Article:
The .338 Win. Magnum Versus the .338 Super Magnums (.330 Dakota, .340 Wby. Mag., .338 RUM, .338 Lapua Mag. and .338-378 Wby. Mag.)
By Gary Zinn
The .338 Winchester Magnum, introduced in 1958, set a performance level for the caliber that most subsequent .338 cartridges have struggled to exceed. However, five current commercial cartridges have surpassed the .338 Win. Magnum's ballistics. These are the .330 Dakota, .340 Weatherby, .338 Remington Ultra Mag, .338 Lapua Magnum and .338-378 Weatherby.
I am not a fan of these cartridges, because they provide a poor benefit to cost ratio. These .338 "super magnum" cartridges achieve marginally better ballistic performance than the .338 Winchester Magnum, but with a lot more sound, fury, reduced availability and greatly increased monetary cost. Here, in summary form, is my case against the super magnums, including the good, bad and ugly.
These cartridges are steps up in power (muzzle velocity and muzzle energy for given bullet weights) from the .338 Win. Mag. The successive increases in power are in the order I listed the cartridges above, except that the .340 Weatherby and .338 Remington Ultra Mag (RUM) are ballistic (but not interchangeable) twins.
The muzzle velocity data below are top velocity loads from the Hornady Handbook of Cartridge Reloading, 9th Edition. I used this single data source for consistency and convenience. Data for the .338 Win. Mag. was taken in a 24 inch barrel, while the .330 Dakota data are for a 25 inch barrel, with 26 inch barrels used for the .340 Weatherby and .338 RUM. A 24-1/2 inch barrel was used for the .338 Lapua and a 28 inch barrel (!) for the .338-378 Weatherby.
(According to Remington estimates, figure about 30 fps velocity gain for each inch of barrel longer than the industry standard of 24 inches. For example, subtract 120 fps from the Hornady .338-378 velocity figures if the cartridge were fired from a rifle with a 24 inch barrel. -Editor.)
Using 185, 200, 225, and 250 grain bullet weights for reference, the 330 Dakota will drive these bullets 50-100 f.p.s. faster than will the .338 Win. Mag. and this pattern of incremental velocity increases continues with each cartridge in the sequence. At the top end, the .338-378 Weatherby drives these four bullet weights from its 28 inch barrel about 250, 300, 400 and 300 f.p.s. faster than does the .338 Win. Mag.
Averaging across the four bullet weights, here are the percentage increases in muzzle velocity of each super magnum over the .338 Win. Mag. (These figures, and all that follow, are NOT corrected to account for the different barrel lengths.):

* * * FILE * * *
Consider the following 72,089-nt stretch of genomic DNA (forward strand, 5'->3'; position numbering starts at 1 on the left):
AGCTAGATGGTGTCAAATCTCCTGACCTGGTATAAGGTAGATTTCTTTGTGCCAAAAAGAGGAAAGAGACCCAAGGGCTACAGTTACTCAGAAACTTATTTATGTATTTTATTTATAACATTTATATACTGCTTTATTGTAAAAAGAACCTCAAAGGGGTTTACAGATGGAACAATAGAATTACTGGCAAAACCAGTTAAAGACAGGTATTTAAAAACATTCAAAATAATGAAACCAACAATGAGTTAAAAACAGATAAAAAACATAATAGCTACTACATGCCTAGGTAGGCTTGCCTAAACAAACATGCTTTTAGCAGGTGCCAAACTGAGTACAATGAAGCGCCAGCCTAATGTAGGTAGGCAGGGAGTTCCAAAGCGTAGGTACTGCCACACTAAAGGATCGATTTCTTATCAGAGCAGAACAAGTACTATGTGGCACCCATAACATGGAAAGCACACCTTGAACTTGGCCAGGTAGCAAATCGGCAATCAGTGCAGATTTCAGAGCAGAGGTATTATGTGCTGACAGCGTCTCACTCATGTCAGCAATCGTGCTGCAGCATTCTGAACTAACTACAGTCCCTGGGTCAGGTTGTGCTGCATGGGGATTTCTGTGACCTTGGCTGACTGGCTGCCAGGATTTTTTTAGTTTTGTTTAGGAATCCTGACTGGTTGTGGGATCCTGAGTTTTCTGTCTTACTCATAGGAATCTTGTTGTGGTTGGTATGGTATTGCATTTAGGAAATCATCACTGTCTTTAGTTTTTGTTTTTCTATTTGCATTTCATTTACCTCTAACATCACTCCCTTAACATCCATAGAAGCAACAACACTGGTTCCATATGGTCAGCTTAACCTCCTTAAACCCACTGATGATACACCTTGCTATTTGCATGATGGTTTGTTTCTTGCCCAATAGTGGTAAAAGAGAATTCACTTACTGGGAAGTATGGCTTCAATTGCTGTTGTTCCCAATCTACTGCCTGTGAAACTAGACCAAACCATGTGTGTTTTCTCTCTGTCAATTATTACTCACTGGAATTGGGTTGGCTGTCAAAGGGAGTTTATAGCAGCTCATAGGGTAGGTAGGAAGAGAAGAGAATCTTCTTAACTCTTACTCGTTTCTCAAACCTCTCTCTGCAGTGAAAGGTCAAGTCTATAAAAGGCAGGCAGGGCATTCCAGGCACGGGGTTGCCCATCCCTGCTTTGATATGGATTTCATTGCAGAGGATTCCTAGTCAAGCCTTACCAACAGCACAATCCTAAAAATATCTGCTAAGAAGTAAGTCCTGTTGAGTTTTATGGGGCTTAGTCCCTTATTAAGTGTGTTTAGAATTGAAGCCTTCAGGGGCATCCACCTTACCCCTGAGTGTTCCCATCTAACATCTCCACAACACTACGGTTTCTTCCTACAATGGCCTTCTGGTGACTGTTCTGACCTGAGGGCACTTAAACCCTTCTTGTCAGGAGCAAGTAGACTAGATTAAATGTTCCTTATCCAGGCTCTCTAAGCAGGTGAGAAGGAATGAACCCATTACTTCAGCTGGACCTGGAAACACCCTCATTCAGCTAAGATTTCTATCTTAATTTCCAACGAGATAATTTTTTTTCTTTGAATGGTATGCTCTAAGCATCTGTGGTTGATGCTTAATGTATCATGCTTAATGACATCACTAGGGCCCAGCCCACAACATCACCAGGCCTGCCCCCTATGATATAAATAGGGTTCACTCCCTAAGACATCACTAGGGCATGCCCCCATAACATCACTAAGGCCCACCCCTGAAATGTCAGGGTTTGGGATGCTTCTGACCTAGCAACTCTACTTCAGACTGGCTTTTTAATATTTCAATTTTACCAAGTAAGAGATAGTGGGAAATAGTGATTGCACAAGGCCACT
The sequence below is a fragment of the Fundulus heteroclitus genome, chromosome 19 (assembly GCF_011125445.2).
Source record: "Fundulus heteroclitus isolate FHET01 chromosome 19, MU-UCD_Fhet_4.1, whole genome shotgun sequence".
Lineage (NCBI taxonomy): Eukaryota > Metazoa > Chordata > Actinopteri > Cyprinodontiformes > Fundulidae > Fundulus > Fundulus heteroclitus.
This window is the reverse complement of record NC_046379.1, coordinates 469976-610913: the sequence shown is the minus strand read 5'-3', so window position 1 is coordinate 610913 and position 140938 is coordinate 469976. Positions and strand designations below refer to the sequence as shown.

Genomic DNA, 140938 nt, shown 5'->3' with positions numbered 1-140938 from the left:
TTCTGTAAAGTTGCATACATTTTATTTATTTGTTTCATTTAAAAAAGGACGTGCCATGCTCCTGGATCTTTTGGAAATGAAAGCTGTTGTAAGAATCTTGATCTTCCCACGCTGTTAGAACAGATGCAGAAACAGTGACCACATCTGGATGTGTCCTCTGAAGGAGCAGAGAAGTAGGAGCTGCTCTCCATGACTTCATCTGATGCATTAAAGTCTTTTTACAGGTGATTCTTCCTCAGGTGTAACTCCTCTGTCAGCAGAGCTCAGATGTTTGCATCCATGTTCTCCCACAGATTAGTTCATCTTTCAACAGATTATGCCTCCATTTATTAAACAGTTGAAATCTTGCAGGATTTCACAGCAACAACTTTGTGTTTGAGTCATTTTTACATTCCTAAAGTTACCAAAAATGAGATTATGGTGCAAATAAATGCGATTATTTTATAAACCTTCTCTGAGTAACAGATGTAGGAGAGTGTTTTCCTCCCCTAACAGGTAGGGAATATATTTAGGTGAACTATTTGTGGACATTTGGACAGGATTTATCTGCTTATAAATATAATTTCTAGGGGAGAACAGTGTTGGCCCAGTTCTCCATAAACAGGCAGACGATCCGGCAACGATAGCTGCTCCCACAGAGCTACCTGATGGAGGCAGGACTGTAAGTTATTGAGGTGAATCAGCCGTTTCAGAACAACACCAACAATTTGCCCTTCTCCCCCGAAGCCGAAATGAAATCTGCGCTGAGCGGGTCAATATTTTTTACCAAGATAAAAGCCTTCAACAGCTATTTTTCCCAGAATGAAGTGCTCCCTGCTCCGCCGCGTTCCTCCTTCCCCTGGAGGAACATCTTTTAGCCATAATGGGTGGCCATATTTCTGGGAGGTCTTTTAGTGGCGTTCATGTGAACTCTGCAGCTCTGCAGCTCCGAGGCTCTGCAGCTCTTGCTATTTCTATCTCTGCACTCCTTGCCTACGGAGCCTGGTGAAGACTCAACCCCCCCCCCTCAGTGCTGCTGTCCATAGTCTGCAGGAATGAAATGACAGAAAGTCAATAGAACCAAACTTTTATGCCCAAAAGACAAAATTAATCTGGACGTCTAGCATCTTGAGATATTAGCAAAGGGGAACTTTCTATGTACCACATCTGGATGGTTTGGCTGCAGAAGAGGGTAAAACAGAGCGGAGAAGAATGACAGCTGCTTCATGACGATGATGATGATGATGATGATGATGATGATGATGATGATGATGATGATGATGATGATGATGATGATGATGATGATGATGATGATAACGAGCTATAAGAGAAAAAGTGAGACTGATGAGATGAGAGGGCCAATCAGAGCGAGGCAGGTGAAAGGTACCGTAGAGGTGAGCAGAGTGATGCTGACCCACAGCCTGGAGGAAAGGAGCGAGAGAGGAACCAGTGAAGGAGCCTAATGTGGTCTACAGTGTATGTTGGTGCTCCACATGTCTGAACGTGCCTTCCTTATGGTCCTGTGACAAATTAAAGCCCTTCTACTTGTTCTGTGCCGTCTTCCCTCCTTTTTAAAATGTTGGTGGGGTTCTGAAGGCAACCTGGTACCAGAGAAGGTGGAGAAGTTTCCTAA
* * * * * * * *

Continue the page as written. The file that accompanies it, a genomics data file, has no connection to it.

The only practical reason for designing a cartridge to drive a given weight bullet faster is to enhance the downrange performance of the bullet. Downrange performance can be summarized with two statistics: maximum point blank range (MPBR) and retained energy at that range.
Starting with MPBR, across the four bullet weights the .338 WM gets an average MPBR (+/- 3 inches from line of sight) of 284 yards. The .330 Dakota has a comparable average MPBR of 292 yards, the .340 Weatherby and .338 RUM 301 yards, the .338 Lapua 304 yards and the .338-378 Weatherby 312 yards. The percentage advantages of these over the .338 Win. Mag. are:
These results are for the Hornady 185-grain GMX, 200 and 225 grain SST and 250 grain InterLock SP bullets.
Turning to retained energy at or near to MPBR, I used the ballistics calculator at www.hornady.com to calculate energy at the 25 yard increment closest to the MPBR of each cartridge and load. The extreme spread in this variable is from 2366 ft. lbs. for a 185 grain bullet in the .338 Win. Mag. to 3384 ft. lbs. for the .338-378 Weatherby with a 225 grain bullet. Retained energy of the first load is at 300 yards and of the second at 325 yards.
The lightest load carries over a ton of energy at 300 yards and the heaviest over a half ton more. Either way, and for all loads in between, that is a lot of wallop!
Across the four bullet weights for each cartridge, the retained energy at MPBR averages are 2557 ft. lbs. (.338 Win. Mag.), 2656 ft. lbs. (.330 Dakota), 2883 ft. lbs. (.340 Weatherby and .338 RUM), 2902 ft. lbs. (.338 Lapua) and 3053 ft. lbs. (.338-378). The percentage advantages of the other cartridges over the .338 Win. Mag. are:
Clearly, the .338 super magnums perform better than the .338 Win. Mag. However, in the real world there is no such thing as a free lunch. Thus, the question becomes, what is the cost for the incremental performance gains of the super magnum cartridges?